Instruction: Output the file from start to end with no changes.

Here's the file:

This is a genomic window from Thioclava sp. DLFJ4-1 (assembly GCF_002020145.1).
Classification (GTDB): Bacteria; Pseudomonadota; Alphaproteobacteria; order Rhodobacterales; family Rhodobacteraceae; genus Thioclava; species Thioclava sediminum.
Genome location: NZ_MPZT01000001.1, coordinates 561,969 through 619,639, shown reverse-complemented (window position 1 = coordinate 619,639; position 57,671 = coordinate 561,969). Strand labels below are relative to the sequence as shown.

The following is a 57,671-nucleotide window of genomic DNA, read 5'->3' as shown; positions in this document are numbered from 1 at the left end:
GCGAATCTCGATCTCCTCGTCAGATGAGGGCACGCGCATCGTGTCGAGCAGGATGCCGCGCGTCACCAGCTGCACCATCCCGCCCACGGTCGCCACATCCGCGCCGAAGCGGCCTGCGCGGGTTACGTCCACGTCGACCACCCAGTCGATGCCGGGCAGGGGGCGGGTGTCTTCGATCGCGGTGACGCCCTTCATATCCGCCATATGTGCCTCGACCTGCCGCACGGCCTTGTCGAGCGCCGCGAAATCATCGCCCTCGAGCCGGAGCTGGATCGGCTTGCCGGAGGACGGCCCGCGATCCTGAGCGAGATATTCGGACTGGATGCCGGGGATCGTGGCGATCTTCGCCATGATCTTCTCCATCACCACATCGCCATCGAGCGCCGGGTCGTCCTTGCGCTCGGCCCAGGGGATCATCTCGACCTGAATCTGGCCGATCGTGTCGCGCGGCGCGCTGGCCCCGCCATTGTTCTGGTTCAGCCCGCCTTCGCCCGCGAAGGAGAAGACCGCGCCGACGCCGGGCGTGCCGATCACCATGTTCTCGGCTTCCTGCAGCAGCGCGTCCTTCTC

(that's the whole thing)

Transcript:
This is a genomic window from Thioclava sp. DLFJ4-1 (assembly GCF_002020145.1).
Classification (GTDB): Bacteria; Pseudomonadota; Alphaproteobacteria; order Rhodobacterales; family Rhodobacteraceae; genus Thioclava; species Thioclava sediminum.
Genome location: NZ_MPZT01000001.1, coordinates 561,969 through 619,639, shown reverse-complemented (window position 1 = coordinate 619,639; position 57,671 = coordinate 561,969). Strand labels below are relative to the sequence as shown.

The following is a 57,671-nucleotide window of genomic DNA, read 5'->3' as shown; positions in this document are numbered from 1 at the left end:
GCGAATCTCGATCTCCTCGTCAGATGAGGGCACGCGCATCGTGTCGAGCAGGATGCCGCGCGTCACCAGCTGCACCATCCCGCCCACGGTCGCCACATCCGCGCCGAAGCGGCCTGCGCGGGTTACGTCCACGTCGACCACCCAGTCGATGCCGGGCAGGGGGCGGGTGTCTTCGATCGCGGTGACGCCCTTCATATCCGCCATATGTGCCTCGACCTGCCGCACGGCCTTGTCGAGCGCCGCGAAATCATCGCCCTCGAGCCGGAGCTGGATCGGCTTGCCGGAGGACGGCCCGCGATCCTGAGCGAGATATTCGGACTGGATGCCGGGGATCGTGGCGATCTTCGCCATGATCTTCTCCATCACCACATCGCCATCGAGCGCCGGGTCGTCCTTGCGCTCGGCCCAGGGGATCATCTCGACCTGAATCTGGCCGATCGTGTCGCGCGGCGCGCTGGCCCCGCCATTGTTCTGGTTCAGCCCGCCTTCGCCCGCGAAGGAGAAGACCGCGCCGACGCCGGGCGTGCCGATCACCATGTTCTCGGCTTCCTGCAGCAGCGCGTCCTTCTC